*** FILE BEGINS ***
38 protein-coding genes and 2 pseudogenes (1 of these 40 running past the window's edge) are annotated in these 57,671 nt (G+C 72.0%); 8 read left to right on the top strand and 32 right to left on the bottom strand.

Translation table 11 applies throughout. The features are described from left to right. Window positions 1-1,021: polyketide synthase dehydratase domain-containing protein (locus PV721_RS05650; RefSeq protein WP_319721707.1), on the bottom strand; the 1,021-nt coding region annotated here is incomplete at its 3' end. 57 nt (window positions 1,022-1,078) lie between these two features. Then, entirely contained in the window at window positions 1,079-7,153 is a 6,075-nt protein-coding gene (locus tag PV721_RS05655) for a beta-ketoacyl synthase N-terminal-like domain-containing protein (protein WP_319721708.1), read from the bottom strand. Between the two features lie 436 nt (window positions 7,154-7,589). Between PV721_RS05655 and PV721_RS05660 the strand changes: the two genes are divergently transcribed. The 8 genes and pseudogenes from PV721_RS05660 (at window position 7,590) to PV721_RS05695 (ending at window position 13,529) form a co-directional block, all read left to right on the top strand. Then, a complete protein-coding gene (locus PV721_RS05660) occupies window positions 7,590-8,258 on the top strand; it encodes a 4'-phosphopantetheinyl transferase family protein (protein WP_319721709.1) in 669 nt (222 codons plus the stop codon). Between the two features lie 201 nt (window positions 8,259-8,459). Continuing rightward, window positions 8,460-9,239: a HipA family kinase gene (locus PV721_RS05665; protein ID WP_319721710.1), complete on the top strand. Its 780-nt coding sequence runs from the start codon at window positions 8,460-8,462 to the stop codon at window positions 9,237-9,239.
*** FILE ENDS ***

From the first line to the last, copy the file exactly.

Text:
38 protein-coding genes and 2 pseudogenes (1 of these 40 running past the window's edge) are annotated in these 57,671 nt (G+C 72.0%); 8 read left to right on the top strand and 32 right to left on the bottom strand.

Translation table 11 applies throughout. The features are described from left to right. Window positions 1-1,021: polyketide synthase dehydratase domain-containing protein (locus PV721_RS05650; RefSeq protein WP_319721707.1), on the bottom strand; the 1,021-nt coding region annotated here is incomplete at its 3' end. 57 nt (window positions 1,022-1,078) lie between these two features. Then, entirely contained in the window at window positions 1,079-7,153 is a 6,075-nt protein-coding gene (locus tag PV721_RS05655) for a beta-ketoacyl synthase N-terminal-like domain-containing protein (protein WP_319721708.1), read from the bottom strand. Between the two features lie 436 nt (window positions 7,154-7,589). Between PV721_RS05655 and PV721_RS05660 the strand changes: the two genes are divergently transcribed. The 8 genes and pseudogenes from PV721_RS05660 (at window position 7,590) to PV721_RS05695 (ending at window position 13,529) form a co-directional block, all read left to right on the top strand. Then, a complete protein-coding gene (locus PV721_RS05660) occupies window positions 7,590-8,258 on the top strand; it encodes a 4'-phosphopantetheinyl transferase family protein (protein WP_319721709.1) in 669 nt (222 codons plus the stop codon). Between the two features lie 201 nt (window positions 8,259-8,459). Continuing rightward, window positions 8,460-9,239: a HipA family kinase gene (locus PV721_RS05665; protein ID WP_319721710.1), complete on the top strand. Its 780-nt coding sequence runs from the start codon at window positions 8,460-8,462 to the stop codon at window positions 9,237-9,239.